Supervising Staff in a Helping Environment
The quality of supervision is a significant factor in training, educating, supporting, and retaining staff. Supervisors in the helping professions are frequently promoted based upon competent technical skills, but lack training in supervisory management skills. This is particularly true for front line supervisors in residential programs but applies to most social service environments. This course, which can be adapted for new or experienced supervisors, presents supervision as a process, with different components requiring different skills. Organization and planning, team leadership, individual supervision goals, documentation, managing conflict, progressive discipline, and evaluations are reviewed.
Understanding Youth in Crisis and Pain based Behaviors
Intervening with, and attempting to manage a youth in crisis is our most challenging, emotional, and stressfull responsibility. If we are to help our most troubled and challenging youth, then adults must learn how to use a crisis as an opportunity for learning and growth. This course presents the three foundation principles of Life Space Crisis Intervention (LSCI)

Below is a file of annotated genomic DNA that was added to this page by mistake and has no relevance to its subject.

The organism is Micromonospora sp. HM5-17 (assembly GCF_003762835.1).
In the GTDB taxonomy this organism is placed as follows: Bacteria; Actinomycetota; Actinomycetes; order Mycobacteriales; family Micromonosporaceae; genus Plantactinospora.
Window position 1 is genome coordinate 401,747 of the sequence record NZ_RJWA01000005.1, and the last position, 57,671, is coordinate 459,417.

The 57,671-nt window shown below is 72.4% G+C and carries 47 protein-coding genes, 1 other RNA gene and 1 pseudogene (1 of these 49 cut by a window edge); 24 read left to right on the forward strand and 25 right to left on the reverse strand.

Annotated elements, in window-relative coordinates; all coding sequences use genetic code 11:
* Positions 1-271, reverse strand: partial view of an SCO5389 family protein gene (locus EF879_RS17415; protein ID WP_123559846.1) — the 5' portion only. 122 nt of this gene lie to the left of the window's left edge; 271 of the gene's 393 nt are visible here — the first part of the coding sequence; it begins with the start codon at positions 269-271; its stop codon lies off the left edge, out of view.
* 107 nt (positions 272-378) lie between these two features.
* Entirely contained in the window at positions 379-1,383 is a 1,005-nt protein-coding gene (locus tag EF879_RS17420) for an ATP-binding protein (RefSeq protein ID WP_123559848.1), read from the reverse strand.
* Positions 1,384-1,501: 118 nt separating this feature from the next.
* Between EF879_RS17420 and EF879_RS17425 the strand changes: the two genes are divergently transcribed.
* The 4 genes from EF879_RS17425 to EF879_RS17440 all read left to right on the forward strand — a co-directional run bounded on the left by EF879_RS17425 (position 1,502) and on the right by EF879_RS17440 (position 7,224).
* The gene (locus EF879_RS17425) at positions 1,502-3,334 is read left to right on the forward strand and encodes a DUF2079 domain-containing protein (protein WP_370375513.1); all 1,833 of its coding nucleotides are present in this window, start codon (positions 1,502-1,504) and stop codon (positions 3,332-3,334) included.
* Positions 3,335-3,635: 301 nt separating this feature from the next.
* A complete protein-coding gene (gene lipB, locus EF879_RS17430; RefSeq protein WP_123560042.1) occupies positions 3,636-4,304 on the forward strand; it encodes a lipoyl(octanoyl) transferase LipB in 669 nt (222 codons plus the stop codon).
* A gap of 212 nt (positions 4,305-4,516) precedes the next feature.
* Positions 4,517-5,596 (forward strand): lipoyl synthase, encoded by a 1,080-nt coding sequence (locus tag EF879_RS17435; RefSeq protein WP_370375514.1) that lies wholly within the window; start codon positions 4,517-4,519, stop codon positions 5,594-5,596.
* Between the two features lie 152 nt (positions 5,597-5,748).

, and is designed to:
- help staff understand how children under stress, or in crisis, perceive, think, feel and behave
- help staff understand their own counter-aggressive tendencies, and learn the dynamics of the Conflict Cycle
- help staff learn the counseling skills of observation, attending, responding, and listening
- improve staff/child relationships
Vicarious Trauma, Burnout, and Counter aggression
Many of the youth in our treatment settings and classrooms have witnessed and/or experienced a trauma event(s). Working with trauma survivors can have the secondary impact of producing traumatic reactions in staff. Organizations, and the staff themselves, must understand and be aware of the signs of vicarious trauma. This workshop will examine ways to decrease the effects of vicarious trauma, as well as discuss the concepts of burnout and counter aggression.